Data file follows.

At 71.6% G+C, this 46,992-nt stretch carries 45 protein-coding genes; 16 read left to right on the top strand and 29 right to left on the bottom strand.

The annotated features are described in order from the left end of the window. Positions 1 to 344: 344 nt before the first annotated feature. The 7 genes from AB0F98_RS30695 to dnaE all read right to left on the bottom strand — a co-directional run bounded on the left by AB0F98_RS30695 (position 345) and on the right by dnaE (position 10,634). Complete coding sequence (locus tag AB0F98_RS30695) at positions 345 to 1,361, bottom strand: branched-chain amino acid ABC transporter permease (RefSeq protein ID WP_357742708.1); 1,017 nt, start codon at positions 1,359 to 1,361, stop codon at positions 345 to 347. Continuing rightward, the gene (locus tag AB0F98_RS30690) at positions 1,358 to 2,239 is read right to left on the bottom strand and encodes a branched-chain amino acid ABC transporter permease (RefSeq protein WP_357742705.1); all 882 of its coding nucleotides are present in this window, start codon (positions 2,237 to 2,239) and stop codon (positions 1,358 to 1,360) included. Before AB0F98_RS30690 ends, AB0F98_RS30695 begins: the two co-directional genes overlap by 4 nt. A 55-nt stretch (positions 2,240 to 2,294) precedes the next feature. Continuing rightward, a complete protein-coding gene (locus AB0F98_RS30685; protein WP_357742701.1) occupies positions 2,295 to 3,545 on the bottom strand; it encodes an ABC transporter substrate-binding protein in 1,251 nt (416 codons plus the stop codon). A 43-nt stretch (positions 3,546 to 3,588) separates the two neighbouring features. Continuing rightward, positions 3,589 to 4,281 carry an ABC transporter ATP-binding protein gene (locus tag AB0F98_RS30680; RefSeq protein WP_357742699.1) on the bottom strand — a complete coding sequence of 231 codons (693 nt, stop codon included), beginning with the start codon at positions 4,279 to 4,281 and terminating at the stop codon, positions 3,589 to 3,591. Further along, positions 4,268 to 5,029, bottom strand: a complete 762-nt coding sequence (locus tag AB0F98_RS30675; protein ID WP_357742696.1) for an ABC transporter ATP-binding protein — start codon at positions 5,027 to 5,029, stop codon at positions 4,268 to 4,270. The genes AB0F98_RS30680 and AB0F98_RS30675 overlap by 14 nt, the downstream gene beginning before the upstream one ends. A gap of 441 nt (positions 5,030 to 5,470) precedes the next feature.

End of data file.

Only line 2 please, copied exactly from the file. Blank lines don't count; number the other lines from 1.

The annotated features are described in order from the left end of the window. Positions 1 to 344: 344 nt before the first annotated feature. The 7 genes from AB0F98_RS30695 to dnaE all read right to left on the bottom strand — a co-directional run bounded on the left by AB0F98_RS30695 (position 345) and on the right by dnaE (position 10,634). Complete coding sequence (locus tag AB0F98_RS30695) at positions 345 to 1,361, bottom strand: branched-chain amino acid ABC transporter permease (RefSeq protein ID WP_357742708.1); 1,017 nt, start codon at positions 1,359 to 1,361, stop codon at positions 345 to 347. Continuing rightward, the gene (locus tag AB0F98_RS30690) at positions 1,358 to 2,239 is read right to left on the bottom strand and encodes a branched-chain amino acid ABC transporter permease (RefSeq protein WP_357742705.1); all 882 of its coding nucleotides are present in this window, start codon (positions 2,237 to 2,239) and stop codon (positions 1,358 to 1,360) included. Before AB0F98_RS30690 ends, AB0F98_RS30695 begins: the two co-directional genes overlap by 4 nt. A 55-nt stretch (positions 2,240 to 2,294) precedes the next feature. Continuing rightward, a complete protein-coding gene (locus AB0F98_RS30685; protein WP_357742701.1) occupies positions 2,295 to 3,545 on the bottom strand; it encodes an ABC transporter substrate-binding protein in 1,251 nt (416 codons plus the stop codon). A 43-nt stretch (positions 3,546 to 3,588) separates the two neighbouring features. Continuing rightward, positions 3,589 to 4,281 carry an ABC transporter ATP-binding protein gene (locus tag AB0F98_RS30680; RefSeq protein WP_357742699.1) on the bottom strand — a complete coding sequence of 231 codons (693 nt, stop codon included), beginning with the start codon at positions 4,279 to 4,281 and terminating at the stop codon, positions 3,589 to 3,591. Further along, positions 4,268 to 5,029, bottom strand: a complete 762-nt coding sequence (locus tag AB0F98_RS30675; protein ID WP_357742696.1) for an ABC transporter ATP-binding protein — start codon at positions 5,027 to 5,029, stop codon at positions 4,268 to 4,270. The genes AB0F98_RS30680 and AB0F98_RS30675 overlap by 14 nt, the downstream gene beginning before the upstream one ends. A gap of 441 nt (positions 5,030 to 5,470) precedes the next feature.